"Edward, stay in bed. I can go."

He smirked down at my body. "You'll get cold going anywhere like this."

I rolled my eyes. "I can put your shirt back o-"

He pulled away from me, found his shirt at the end of the bed and threw it an impressive distance across the room.

"Edward!" I managed around a giggle.

He grinned, looking young and boyish and utterly proud of himself.

Men were kind of stupid.

"I don't mind doing one coffee run."

"I mind."

"I'll rephrase then. I'm capable of doing one coffee run."

"So am I."

"You're insufferable."

"And you're very naked. And in my bed. So I'll go get the coffee."

"You always get the coffee," I protested. "You should let me bring it to you for once."

He smiled, bending down to plant his lips against mine. "Won't be long."

I watched as he dragged himself out of bed gracefully and walked over to his closet in nothing but his skin. He looked edible, he really did. There was nothing about him that didn't scream man. He was hardly bodybuilder size, but he was thick and muscled and powerful nonetheless, perfectly perfect in shape and build. I still hadn't found a flaw.

After pulling on some low hung sleep pants, Edward left the room with a wink, leaving me alone with my thoughts.

Thanksgiving had been... jeez, it had been amazing. For the first time in my life, I felt like I'd spent the holiday with family. Real family, not Angela's because I had no plans and nowhere else to go. It had been like something straight off a Hallmark card with everyone helping to cook and lots of smiles and laughter around the dinner table. James and Vicky seemed to have put their marriage issues aside for the day, getting caught up in the festivities. Emmett and Edward had fought over who got the last slice of pie. And as for me, I'd sat back and just enjoyed it all.

That night, after everyone had left, I gave Edward something I'd been working on, something to say thank you - a huge picture frame filled with lots of individual photographs from our Montauk trip. I'd tried to make the focus about him, about his love for the place and for sailing, so there were lots of beautiful landscapes and natural images of him doing his floaty-boaty thing as the wind rushed through his hair. I'd added the odd couple of pictures of us, but I didn't want him to look at the frame and think, 'That was the escape trip I took Bella on because of all the drama.' Instead, I just wanted him to look at it and remember that he'd been there that weekend, doing what he loved best, and he'd been happy. I'd left the largest center slot free, thinking it would be nice for him to add one of his own pictures, to frame one of his happy memories from the trip. I'd been somewhat stunned the following day having returned home from some Black Friday shopping with Vicky, to find that he'd hung the frame directly above his bed. I was even more stunned to see that it was my face smiling back at me front and center.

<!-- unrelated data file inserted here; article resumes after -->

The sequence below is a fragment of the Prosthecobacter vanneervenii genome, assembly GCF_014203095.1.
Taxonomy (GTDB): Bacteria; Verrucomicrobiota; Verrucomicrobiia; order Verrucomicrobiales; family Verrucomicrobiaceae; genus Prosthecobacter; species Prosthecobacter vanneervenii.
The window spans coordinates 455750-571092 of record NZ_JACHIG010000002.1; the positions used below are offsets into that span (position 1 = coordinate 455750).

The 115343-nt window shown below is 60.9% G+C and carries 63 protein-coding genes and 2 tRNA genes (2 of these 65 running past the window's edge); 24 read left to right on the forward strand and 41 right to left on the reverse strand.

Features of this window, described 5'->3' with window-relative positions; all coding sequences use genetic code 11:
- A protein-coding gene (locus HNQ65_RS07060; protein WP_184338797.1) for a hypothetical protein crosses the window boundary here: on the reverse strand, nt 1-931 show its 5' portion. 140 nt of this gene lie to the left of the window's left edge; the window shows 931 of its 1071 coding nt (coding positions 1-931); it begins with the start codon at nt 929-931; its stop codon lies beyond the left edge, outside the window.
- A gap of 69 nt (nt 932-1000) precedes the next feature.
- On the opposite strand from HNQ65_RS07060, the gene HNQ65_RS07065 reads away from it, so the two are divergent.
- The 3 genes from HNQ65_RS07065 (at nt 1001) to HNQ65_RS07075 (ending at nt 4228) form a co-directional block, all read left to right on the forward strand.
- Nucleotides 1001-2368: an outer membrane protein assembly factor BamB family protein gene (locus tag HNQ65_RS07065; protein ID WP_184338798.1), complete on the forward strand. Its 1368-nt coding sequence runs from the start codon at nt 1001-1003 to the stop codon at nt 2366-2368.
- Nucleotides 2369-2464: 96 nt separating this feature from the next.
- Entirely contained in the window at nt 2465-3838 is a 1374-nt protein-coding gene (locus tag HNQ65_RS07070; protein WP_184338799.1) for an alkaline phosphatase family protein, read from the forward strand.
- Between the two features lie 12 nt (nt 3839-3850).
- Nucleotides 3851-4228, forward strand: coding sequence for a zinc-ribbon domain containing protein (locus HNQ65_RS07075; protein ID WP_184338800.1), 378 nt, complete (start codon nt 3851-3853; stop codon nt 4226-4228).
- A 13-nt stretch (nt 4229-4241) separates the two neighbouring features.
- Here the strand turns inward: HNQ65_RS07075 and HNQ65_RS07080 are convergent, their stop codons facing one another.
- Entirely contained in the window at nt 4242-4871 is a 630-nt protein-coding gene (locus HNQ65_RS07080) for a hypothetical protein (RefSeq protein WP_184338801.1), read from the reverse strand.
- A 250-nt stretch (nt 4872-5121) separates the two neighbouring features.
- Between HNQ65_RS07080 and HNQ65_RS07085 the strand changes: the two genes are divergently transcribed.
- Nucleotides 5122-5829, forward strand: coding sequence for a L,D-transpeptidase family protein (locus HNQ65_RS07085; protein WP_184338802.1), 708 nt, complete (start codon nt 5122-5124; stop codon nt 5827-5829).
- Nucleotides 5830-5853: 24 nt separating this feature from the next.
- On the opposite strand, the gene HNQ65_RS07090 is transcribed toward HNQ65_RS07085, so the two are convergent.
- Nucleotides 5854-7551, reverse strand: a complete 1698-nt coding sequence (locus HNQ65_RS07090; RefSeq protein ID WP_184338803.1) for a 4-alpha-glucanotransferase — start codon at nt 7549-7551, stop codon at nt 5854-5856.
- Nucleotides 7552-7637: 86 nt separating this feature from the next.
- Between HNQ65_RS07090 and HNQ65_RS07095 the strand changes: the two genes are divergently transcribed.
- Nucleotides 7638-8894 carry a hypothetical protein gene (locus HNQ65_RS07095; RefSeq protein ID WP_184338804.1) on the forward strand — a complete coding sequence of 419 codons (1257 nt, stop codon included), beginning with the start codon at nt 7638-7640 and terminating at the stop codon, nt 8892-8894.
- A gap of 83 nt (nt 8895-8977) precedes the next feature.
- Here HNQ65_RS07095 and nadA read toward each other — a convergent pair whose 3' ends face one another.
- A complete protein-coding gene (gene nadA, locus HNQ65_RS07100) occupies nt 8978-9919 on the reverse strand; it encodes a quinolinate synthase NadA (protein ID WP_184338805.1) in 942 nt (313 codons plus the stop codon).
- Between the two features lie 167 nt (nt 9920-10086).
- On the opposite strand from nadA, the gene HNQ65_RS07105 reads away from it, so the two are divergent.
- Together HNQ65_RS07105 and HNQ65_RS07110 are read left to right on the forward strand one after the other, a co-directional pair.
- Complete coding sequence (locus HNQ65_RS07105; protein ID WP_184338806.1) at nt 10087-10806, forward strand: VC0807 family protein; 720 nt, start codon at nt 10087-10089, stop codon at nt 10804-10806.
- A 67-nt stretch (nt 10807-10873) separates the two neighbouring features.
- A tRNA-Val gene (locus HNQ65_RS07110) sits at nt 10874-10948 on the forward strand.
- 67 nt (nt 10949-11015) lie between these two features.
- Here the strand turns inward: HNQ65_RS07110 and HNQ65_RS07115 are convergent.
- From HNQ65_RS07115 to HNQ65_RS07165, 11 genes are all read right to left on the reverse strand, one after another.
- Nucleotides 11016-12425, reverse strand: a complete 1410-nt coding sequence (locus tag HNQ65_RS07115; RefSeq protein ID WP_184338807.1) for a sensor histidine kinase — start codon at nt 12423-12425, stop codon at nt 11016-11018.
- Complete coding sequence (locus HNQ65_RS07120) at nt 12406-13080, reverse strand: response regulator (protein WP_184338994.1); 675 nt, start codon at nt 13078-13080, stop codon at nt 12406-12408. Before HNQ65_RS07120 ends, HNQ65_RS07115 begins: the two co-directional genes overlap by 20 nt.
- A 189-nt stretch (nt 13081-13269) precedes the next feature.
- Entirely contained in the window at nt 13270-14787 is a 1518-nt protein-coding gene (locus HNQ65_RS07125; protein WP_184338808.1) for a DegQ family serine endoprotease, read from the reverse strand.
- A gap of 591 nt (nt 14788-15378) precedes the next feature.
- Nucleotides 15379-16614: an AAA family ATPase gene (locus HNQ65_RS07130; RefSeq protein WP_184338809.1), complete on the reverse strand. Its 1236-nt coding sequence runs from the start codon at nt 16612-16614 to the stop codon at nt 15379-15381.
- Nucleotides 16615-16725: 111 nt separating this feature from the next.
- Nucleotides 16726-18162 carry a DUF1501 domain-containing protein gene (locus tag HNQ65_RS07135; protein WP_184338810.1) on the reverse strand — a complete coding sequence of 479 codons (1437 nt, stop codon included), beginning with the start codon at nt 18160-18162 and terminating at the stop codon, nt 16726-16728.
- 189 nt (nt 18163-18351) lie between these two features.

I'd frowned and said, "That slot was meant for you."

"It is for me, Bella."

"No, I mean I wanted you to put in your favorite photo, a sentimental one or a good memory, something you loved about the trip." Y'know, like a pretty sunset or his boat all shiny and gleaming against the crystal water. Not me in a two-piece lying next to the shore, smiling really hard back at Edward and pretending to act like I wasn't getting sand up my crack. The sensation had certainly been... different.

He'd given me a really odd look, muttered something that sounded an awful lot like, "I did", and asked what I wanted to do for dinner.

The week after Thanksgiving had been quiet. I went to school, I worked in the library, I invented some new lies to cover for my working in the library. I had a mid-week night out with my college friends, Jacob and I actually left campus together once and went to the movies, oh, and having waited until Edward got back from his trip to tell him that I'd aced all of my midterms, we celebrated in style. We watched old movies in bed with champagne and chocolate cake.

There were crumbs everywhere.

We rolled around in them and didn't care.

Edward was back in the room with steaming mugs of goodness before I knew it, and I reached for mine the way a toddler would reach for candy, all flexing fists and gimme-gimme-gimme.

Edward held the mug up in the air, just out of reach. "Something you'd like, Miss Swan?"

I glared, more serious than playful. Morning coffee was important, so much so that I'd probably sacrifice cute, fluffy bunnies for mine.

Hey, we all had our quirks.

There was also the added matter of me becoming utterly spoiled with morning coffee wakeups these past few months, courtesy of the architect.

Hey, he made the monster, he had to deal.

"You're messing with the wrong caffeine addict, Cullen."

There was definite mischief in those green eyes as he teased, "Come and get it."

"I'm not opposed to tickling you to the point of first degree burns. You know that, right?"

He didn't budge, although his eyebrows quirked, possibly in challenge.

Oh buddy, challenge accepted.

I slipped to the edge of the bed, placing my feet lightly on the floor, either side of his. His tall form towered above me, the waistband of his sleep pants directly in line with my eye level. I was facing off with the terrorist. Literally.

How apt.

I smirked up at him, already feeling victorious.

"Edward, you know that spot right around..." I used my pointer finger to jab at the exact area of his inner thigh, "here? The one that makes yo-"

My coffee cup appeared right in front of me. "You don't fight fair."

I took it and offered him a mwah-ha-ha-ha riddled, "Cheers!"

He looked put out. Poor thing.

My coffee was delicious.




"Where are you?"


I couldn't find one of my black Ugg boots. This was the problem with having an obscenely large closet that seemed to fill all by itself. You could find nothing.

I had on my black leggings, my new overlarge red sweater that hung off my shoulder, now I needed my other crapping boot. Damn Victoria for trying to make me coordinated when it came to stupid stuff like colors and what went with what and shoes that actually matched. So time consuming!

Edward's head appeared around the door. "You lose your boot again?"

I huffed out an exasperated, "No!"